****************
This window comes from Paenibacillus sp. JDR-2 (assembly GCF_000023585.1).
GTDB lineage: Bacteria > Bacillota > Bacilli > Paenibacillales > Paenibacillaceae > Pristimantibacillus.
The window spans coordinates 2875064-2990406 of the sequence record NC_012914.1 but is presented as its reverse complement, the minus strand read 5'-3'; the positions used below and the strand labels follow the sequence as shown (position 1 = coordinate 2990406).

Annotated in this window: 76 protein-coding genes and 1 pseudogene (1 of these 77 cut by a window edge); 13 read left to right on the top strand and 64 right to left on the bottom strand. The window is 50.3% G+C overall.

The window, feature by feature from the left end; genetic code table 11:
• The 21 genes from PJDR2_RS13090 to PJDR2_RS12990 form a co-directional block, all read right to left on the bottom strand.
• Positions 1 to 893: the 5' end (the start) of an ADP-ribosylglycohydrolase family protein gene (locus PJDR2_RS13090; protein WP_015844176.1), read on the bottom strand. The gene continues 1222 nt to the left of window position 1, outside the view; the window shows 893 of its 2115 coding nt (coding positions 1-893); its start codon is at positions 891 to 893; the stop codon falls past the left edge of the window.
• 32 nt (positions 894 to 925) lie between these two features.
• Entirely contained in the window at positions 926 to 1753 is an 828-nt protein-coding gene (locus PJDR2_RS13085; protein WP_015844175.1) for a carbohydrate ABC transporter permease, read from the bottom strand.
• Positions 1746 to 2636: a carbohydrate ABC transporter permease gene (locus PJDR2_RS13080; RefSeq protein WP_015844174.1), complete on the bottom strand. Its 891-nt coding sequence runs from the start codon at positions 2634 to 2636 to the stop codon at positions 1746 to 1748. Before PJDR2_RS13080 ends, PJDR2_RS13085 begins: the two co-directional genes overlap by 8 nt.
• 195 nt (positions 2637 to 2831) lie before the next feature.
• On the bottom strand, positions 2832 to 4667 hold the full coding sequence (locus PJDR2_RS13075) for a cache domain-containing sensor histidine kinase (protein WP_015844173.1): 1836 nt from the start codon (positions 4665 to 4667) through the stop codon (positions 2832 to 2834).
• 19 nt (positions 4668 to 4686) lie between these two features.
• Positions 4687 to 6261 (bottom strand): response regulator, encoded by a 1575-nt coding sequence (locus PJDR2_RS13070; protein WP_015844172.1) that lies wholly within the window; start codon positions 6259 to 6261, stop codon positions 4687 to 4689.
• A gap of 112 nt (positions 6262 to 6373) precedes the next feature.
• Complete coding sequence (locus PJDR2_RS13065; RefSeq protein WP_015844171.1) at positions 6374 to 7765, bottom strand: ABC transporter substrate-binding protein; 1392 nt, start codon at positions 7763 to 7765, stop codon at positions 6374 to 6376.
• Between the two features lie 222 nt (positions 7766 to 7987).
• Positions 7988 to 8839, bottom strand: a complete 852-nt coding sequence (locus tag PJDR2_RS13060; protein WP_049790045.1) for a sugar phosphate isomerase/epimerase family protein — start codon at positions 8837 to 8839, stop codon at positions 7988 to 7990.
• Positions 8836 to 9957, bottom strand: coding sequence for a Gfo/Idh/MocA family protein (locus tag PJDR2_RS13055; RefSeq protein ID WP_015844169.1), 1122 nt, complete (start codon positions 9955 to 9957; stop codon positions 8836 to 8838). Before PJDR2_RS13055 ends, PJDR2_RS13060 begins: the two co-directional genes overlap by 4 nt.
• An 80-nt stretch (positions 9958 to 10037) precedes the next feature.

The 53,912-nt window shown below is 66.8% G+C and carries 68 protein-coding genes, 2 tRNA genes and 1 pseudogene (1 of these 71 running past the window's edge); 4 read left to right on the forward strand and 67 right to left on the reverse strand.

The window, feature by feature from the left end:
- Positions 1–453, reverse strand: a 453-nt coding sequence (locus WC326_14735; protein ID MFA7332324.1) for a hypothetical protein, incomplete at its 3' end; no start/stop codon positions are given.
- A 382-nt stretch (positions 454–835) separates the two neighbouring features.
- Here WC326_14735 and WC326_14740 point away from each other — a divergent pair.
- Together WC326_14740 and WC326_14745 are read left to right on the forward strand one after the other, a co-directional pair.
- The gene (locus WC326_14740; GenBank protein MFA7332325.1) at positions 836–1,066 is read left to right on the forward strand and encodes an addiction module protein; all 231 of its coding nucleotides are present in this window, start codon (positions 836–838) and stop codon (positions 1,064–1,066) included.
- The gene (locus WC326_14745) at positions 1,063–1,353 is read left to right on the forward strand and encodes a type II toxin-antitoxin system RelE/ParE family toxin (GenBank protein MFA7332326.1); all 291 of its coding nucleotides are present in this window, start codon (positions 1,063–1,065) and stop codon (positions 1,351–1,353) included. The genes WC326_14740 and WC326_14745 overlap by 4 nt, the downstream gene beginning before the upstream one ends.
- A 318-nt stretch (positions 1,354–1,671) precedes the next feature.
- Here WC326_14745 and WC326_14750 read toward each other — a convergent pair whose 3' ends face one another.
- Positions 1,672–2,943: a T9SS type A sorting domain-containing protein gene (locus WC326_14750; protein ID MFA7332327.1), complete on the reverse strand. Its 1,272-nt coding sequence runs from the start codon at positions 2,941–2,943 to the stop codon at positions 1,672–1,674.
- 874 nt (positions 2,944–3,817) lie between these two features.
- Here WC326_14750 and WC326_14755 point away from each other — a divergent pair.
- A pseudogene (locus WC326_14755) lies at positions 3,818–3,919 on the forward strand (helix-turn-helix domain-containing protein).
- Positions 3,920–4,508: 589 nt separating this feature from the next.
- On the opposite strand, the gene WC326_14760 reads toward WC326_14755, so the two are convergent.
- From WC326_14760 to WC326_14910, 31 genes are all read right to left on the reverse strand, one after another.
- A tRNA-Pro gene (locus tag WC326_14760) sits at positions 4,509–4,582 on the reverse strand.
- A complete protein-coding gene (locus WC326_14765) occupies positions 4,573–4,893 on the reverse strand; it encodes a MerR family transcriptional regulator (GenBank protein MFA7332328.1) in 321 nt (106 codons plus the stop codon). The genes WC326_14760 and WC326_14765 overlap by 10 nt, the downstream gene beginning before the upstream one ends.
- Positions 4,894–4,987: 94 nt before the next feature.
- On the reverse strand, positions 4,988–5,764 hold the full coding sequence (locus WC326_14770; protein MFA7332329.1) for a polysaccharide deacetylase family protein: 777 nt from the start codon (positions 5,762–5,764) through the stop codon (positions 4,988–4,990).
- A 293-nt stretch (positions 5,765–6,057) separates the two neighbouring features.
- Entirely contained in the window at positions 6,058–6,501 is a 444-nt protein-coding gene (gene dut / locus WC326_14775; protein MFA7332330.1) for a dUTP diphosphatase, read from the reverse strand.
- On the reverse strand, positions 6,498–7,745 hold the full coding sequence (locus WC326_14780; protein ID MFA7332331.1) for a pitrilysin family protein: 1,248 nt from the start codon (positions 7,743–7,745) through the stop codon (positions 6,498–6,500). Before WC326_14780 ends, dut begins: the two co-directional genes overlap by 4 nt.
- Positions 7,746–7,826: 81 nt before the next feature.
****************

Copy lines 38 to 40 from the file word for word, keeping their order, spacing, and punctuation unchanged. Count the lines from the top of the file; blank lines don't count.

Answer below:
- A tRNA-Pro gene (locus tag WC326_14760) sits at positions 4,509–4,582 on the reverse strand.
- A complete protein-coding gene (locus WC326_14765) occupies positions 4,573–4,893 on the reverse strand; it encodes a MerR family transcriptional regulator (GenBank protein MFA7332328.1) in 321 nt (106 codons plus the stop codon). The genes WC326_14760 and WC326_14765 overlap by 10 nt, the downstream gene beginning before the upstream one ends.
- Positions 4,894–4,987: 94 nt before the next feature.